I’m busily writing what I hope will be a book about C. S. Lewis’s influence on Americans. I’ve analyzed the survey that 87 individuals responded to, and hope to get that published. I’ve also written the preface and the first two chapters. Here’s an excerpt from that preface. Keep in mind this is a draft, but I trust it is worth your read today:
I grew up in Bremen, Indiana, population roughly 4,000, surrounded by corn fields and a significant Amish community, half a world away from Oxford and in an entirely different environment. My parents had never read any of Lewis’s works; there was nothing in my background to lead me in that direction. By the end of the decade of the 1950s, I could ride a bike and fill my bike’s basket with books from our local public library, a feat I accomplished consistently. Already, before the age of ten, I was a voracious reader. Yet I never borrowed anything in the library by C. S. Lewis. All of his Narnia books had been published by then, but if they were in that library, they never crossed my path, and my affinity for fantasy/science fiction reading surely would have dredged them up if they existed.
Since I knew nothing of Lewis in 1960, it is no surprise that I had no knowledge that his wife, Joy, died that July. It would have had no meaning. When Lewis himself died on November 22nd, 1963, again I took no notice. But I wasn’t alone—the whole world was startled and anxious over the death of another man that the world deemed more consequential. As the president of the United States was placed in his grave shortly afterward, so was C. S. Lewis. Today, which of those two is of more consequence?
So when did I first make an acquaintance with Lewis? It might have been in high school, but if so, the memory is dim. Sometime during my college years, though, he entered my world, and in a big way. I don’t recall which of Lewis’s books I read first. Was it The Screwtape Letters? That’s possible. Or perhaps it was Out of the Silent Planet, followed by Perelandra and That Hideous Strength, the so-called Space Trilogy that would have appealed to my science fiction bent. Then there was The Great Divorce, which fascinated me as I followed Lewis’s fantasy bus trip from hell to heaven. I also recall, although faintly, that I delved into some of his more substantive treatises to help bolster my burgeoning Christian faith. I think The Problem of Pain, Miracles, and The Abolition of Man made my reading list during those years at Purdue University.. . .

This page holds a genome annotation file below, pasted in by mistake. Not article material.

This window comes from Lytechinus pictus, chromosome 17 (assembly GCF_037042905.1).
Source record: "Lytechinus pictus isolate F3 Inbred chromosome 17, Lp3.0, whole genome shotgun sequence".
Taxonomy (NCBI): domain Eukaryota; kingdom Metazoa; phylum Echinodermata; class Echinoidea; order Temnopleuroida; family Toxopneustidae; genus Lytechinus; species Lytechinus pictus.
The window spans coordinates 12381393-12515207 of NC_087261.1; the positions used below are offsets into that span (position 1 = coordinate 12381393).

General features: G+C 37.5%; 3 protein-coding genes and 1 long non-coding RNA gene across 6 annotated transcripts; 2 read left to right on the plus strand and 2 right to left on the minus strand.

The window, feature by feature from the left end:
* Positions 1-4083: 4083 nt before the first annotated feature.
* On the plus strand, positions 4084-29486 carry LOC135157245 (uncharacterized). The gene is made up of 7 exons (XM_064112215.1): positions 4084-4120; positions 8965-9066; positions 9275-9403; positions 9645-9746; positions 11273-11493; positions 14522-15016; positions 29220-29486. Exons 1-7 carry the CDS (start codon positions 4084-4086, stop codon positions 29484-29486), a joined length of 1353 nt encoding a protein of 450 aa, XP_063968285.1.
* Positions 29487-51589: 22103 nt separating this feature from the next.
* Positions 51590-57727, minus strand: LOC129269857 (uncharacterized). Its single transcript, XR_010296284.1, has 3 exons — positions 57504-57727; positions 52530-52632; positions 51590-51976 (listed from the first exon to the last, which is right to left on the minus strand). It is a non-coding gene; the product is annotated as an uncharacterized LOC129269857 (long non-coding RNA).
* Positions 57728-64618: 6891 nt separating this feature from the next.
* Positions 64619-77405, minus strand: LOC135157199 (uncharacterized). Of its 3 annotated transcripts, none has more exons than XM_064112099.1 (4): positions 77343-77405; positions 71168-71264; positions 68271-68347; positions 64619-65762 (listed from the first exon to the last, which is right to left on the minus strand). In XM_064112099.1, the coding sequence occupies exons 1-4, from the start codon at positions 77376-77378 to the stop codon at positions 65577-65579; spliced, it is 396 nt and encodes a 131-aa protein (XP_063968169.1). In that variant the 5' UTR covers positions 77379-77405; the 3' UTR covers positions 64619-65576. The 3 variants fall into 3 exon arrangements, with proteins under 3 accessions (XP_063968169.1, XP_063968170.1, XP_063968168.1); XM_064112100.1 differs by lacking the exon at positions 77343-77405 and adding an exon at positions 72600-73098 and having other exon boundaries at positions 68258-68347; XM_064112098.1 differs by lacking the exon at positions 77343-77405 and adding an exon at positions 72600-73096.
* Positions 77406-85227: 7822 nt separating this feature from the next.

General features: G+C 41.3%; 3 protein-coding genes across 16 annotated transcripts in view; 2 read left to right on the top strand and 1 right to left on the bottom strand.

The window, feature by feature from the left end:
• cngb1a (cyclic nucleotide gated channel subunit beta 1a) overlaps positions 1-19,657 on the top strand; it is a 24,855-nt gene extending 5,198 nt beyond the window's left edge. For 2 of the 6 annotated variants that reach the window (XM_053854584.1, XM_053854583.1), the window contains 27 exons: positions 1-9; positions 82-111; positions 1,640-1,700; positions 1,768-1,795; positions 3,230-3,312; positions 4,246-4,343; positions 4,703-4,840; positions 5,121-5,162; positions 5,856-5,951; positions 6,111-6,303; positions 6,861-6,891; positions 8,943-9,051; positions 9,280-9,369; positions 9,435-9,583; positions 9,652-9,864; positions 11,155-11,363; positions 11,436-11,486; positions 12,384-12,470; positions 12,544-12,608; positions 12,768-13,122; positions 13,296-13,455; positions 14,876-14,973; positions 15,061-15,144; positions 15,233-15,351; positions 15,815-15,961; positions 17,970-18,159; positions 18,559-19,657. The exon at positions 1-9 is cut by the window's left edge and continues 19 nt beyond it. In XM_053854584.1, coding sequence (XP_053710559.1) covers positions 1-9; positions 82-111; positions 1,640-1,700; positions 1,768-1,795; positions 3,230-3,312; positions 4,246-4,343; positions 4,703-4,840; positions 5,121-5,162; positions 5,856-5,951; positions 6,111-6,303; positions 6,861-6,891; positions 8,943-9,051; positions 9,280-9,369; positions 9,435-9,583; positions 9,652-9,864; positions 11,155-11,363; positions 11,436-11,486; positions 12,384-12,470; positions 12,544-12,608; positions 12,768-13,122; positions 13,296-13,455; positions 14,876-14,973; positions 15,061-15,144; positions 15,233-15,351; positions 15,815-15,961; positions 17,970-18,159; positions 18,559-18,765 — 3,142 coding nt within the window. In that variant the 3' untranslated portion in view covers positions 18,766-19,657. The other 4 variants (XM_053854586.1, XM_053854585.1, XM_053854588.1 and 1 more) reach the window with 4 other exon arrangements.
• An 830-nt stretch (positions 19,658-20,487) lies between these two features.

The years have passed quickly (as people my age invariably say) and my respect for Lewis has only increased over time. Pushed to the back burner of my thoughts—due to so many other obligations as a professor of history—was the idea of a book of some kind that I could write on Lewis. The desire was present, but I just wasn’t sure what it could be.
While on a cruise ship in March of 2013, I was reading Alister McGrath’s recent biography of Lewis. Near the end, he made a statement about Lewis and Americans that stuck in my mind: “Lewis has always been appreciated more in the United States than in England.” That one sentence sparked a thought: Why hasn’t anyone written a book specifically focused on the impact Lewis made on Americans? I tucked that thought away for a more opportune time. . . .
Why another book on C. S. Lewis? When one finds an itch that hasn’t yet been scratched, it is incumbent on the one who finds that itch to do some scratching. This book contains the testimonies of many Americans who have found Lewis to be a faithful guide as they walk out the implications of their Christian life. I decided to include my testimony up front, and add my thanks to all the others. May this volume provide greater light on the man who has shown so many the light of Christ and the path His followers must take.
I trust this excerpt provides some idea of where I’m going with this. If anyone reading this would like to pray that I find a publisher, I won’t mind at all.